Costly medicine

Biotech companies spend plenty to develop new treatments

Biotechnology companies spent roughly eight years and $1.2 billion to get a new treatment to market—about 24 percent more than it cost manufacturers of traditional drugs to develop a medicine, Tufts researchers report.

Development costs are higher for biotechnology companies, partly because it costs more for them to raise capital, according to research done by the Tufts Center for the Study of Drug Development (CSDD). Study author Joseph DiMasi, director of economic analysis at CSDD, in 2003 had pegged the cost of developing a traditional drug at $802 million, or $899 million when adjusted for inflation to 2005.

The cost of developing a drug or a biotechnology treatment probably is similar today to the 2003 figure, DiMasi said. The success rate for biotech drugs—with 30.2 percent approved for sale—was better than for pharmaceutical companies, which won clearance for 21.5 percent of their products.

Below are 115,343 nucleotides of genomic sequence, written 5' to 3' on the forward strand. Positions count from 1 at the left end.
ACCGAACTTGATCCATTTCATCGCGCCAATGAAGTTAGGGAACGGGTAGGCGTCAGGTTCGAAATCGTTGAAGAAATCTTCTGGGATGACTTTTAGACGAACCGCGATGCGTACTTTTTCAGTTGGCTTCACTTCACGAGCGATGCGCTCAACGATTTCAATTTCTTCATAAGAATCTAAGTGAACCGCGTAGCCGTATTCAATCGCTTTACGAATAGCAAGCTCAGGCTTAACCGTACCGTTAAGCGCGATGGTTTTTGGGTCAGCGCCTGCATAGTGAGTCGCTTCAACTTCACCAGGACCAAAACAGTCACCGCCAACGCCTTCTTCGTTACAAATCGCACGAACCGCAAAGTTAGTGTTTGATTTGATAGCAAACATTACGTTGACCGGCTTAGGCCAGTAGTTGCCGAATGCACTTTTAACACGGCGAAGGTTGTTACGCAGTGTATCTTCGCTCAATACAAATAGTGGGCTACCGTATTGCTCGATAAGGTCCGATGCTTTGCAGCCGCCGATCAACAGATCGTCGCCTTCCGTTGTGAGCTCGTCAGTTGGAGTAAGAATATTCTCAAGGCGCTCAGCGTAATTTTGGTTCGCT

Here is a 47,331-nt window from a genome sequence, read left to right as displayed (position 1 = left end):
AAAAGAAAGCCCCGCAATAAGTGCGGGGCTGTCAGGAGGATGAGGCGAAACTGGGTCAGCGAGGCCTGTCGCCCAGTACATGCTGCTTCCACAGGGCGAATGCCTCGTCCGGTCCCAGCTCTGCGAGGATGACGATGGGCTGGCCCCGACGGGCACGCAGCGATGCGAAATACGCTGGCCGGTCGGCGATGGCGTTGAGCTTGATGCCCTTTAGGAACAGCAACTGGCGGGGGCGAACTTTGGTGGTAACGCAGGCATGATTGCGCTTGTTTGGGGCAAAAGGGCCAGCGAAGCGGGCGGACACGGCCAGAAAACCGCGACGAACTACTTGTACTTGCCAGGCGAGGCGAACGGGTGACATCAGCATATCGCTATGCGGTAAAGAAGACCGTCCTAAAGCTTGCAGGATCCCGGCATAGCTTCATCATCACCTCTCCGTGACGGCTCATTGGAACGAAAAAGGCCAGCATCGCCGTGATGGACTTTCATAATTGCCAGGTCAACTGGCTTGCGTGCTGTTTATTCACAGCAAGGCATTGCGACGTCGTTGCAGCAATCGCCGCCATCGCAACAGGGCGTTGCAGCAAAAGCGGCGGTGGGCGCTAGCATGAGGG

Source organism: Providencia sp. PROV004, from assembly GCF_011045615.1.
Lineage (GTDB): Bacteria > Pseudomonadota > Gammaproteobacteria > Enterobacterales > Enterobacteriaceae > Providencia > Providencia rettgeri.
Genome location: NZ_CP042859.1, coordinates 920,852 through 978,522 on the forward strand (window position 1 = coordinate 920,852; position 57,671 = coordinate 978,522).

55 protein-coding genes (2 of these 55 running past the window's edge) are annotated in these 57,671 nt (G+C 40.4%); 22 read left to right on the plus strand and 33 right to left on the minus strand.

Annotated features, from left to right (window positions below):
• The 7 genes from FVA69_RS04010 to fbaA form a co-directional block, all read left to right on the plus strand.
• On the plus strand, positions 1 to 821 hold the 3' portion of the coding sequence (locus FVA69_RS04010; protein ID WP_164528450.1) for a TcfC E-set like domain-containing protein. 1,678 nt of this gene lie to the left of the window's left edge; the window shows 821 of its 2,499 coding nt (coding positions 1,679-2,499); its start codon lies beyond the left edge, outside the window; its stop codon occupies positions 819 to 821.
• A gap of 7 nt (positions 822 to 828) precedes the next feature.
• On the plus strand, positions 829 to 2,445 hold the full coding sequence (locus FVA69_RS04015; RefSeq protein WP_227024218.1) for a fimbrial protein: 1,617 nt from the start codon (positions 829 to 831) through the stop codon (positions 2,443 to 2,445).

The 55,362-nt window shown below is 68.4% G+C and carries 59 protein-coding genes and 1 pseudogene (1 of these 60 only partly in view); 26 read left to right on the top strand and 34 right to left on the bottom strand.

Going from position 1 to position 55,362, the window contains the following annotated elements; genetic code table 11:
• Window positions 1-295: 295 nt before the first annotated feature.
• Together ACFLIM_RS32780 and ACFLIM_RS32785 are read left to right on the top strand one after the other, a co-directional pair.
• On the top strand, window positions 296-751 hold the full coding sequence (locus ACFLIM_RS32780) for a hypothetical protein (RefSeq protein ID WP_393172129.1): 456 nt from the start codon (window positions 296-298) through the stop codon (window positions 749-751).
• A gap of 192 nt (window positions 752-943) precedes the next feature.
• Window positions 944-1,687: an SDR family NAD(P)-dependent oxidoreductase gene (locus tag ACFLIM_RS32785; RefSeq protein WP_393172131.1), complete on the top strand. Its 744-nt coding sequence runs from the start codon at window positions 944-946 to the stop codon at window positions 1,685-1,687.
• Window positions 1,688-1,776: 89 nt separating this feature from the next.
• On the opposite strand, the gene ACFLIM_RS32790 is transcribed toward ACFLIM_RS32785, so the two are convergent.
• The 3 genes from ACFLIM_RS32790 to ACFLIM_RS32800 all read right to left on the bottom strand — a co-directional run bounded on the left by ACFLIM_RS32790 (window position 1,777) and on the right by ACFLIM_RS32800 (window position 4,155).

“The costs certainly are significant,” DiMasi said, nothing that bringing down expenses might yield payoffs by increasing the number of products developed.

DiMasi’s study looked at the costs of 17 compounds developed by four unidentified biotechnology companies that were first tested in humans between 1990 and 2003. The study included the costs of researching about 500 compounds, most of which were never developed into approved drugs.

Biotechnology companies spent an average of $198 million during the preclinical phase of development, when a compound is tested in the lab and in animals, and $361 million during the clinical phase, when it is tested in humans. The cost of raising the capital was $682 million, more than half the total cost of developing a product, the report said.